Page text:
For Immediate Release
Governor Candidate Gilbert Plans “Deep Dive” Review of All Departments, Directors and Managers in First 100 Days
Research! Reevaluate! Reorganize!
Bill Gilbert, Moderate Party candidate for Governor of Rhode Island, pledges that if elected he will immediately launch a comprehensive review process he refers to as a “Deep Dive.” A Deep Dive, as the term is used in Lean Management Practice, “is absolutely needed to get a realistic grasp on the true current state of the government and the state’s accompanying financial situation. The fiscal practice of scooping or transferring funds from one line item to another line item in the budget has gone on through way too many administrations. These practices are necessary from time to time, but doing it continuously undermines the public trust,” Gilbert said.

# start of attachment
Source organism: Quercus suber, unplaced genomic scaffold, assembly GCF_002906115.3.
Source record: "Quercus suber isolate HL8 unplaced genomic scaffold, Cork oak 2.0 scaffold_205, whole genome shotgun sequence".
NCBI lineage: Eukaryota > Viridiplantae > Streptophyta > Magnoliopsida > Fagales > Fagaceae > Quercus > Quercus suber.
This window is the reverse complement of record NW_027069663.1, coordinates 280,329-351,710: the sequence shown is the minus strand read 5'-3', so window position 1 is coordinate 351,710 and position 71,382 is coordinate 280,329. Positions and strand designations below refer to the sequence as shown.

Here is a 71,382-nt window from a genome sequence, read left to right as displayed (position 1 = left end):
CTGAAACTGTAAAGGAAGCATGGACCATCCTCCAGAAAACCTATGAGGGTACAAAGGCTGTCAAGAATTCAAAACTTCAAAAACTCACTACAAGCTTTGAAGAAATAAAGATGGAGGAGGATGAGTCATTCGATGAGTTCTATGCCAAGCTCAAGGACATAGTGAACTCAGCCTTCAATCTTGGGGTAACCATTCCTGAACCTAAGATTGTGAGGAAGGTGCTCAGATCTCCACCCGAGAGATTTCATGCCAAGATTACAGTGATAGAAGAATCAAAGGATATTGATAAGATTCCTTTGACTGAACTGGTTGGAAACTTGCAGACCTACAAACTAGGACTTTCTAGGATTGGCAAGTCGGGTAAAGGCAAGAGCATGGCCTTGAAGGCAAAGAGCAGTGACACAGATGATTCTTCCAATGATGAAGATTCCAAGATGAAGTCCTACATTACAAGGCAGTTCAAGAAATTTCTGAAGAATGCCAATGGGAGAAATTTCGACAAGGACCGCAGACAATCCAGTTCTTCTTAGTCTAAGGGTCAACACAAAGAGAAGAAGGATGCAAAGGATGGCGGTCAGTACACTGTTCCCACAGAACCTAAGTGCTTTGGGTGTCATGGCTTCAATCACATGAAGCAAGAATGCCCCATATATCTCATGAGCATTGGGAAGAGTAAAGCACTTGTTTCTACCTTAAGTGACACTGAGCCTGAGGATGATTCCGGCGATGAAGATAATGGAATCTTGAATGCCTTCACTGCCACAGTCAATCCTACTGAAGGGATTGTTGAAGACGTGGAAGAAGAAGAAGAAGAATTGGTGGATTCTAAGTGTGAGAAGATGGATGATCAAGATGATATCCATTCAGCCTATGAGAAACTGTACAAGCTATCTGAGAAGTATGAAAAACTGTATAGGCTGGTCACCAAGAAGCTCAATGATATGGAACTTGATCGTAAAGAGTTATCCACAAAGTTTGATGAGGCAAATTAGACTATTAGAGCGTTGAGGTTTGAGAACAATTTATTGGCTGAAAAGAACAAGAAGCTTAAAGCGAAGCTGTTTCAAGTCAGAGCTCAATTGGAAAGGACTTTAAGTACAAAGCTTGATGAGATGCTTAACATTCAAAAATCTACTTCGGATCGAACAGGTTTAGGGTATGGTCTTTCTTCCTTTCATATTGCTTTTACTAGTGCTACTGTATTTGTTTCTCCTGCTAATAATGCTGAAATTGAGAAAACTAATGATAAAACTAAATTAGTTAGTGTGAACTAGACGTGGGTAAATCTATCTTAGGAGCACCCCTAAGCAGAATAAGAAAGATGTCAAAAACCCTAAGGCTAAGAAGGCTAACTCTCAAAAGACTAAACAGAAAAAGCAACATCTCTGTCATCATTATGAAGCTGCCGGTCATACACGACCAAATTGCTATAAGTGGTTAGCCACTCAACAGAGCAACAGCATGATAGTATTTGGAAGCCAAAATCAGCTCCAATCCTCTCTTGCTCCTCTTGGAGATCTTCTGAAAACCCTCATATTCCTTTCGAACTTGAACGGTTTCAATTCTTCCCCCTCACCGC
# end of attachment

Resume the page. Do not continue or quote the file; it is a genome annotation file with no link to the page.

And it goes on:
Gilbert plans a Deep Dive in the first 30 days of his administration, if elected, to identify each governmental department’s or quasi-governmental agency’s current state of affairs. He will be auditing current staffing levels, capital assets, overtime usage and other cost drivers associated with and gauged against each department’s intended mission and objectives. Gilbert’s goal in the first 30 days of the Deep Dive is to identify each department’s strengths and weaknesses and to evaluate in finite detail the state’s $9+-billion spending plan.
Gilbert promises, “The Deep Dive will not be a witch hunt just to find a scapegoat for political points. A qualified and competent manager that justifiably pulls in six figures of taxpayer money will have the requested information and more at the ready. Any high-caliber manager will jump at the chance to demonstrate their value and contribution to the state.” Gilbert continues, “Managers who do not have this information readily available will recognize that their performance is most likely deficient and will either self-select themselves out of their current role well before 30 days or they will try to raise their performance to match my expectations for the job at hand. Either way the taxpayers will benefit as overall performance and efficiency rises.”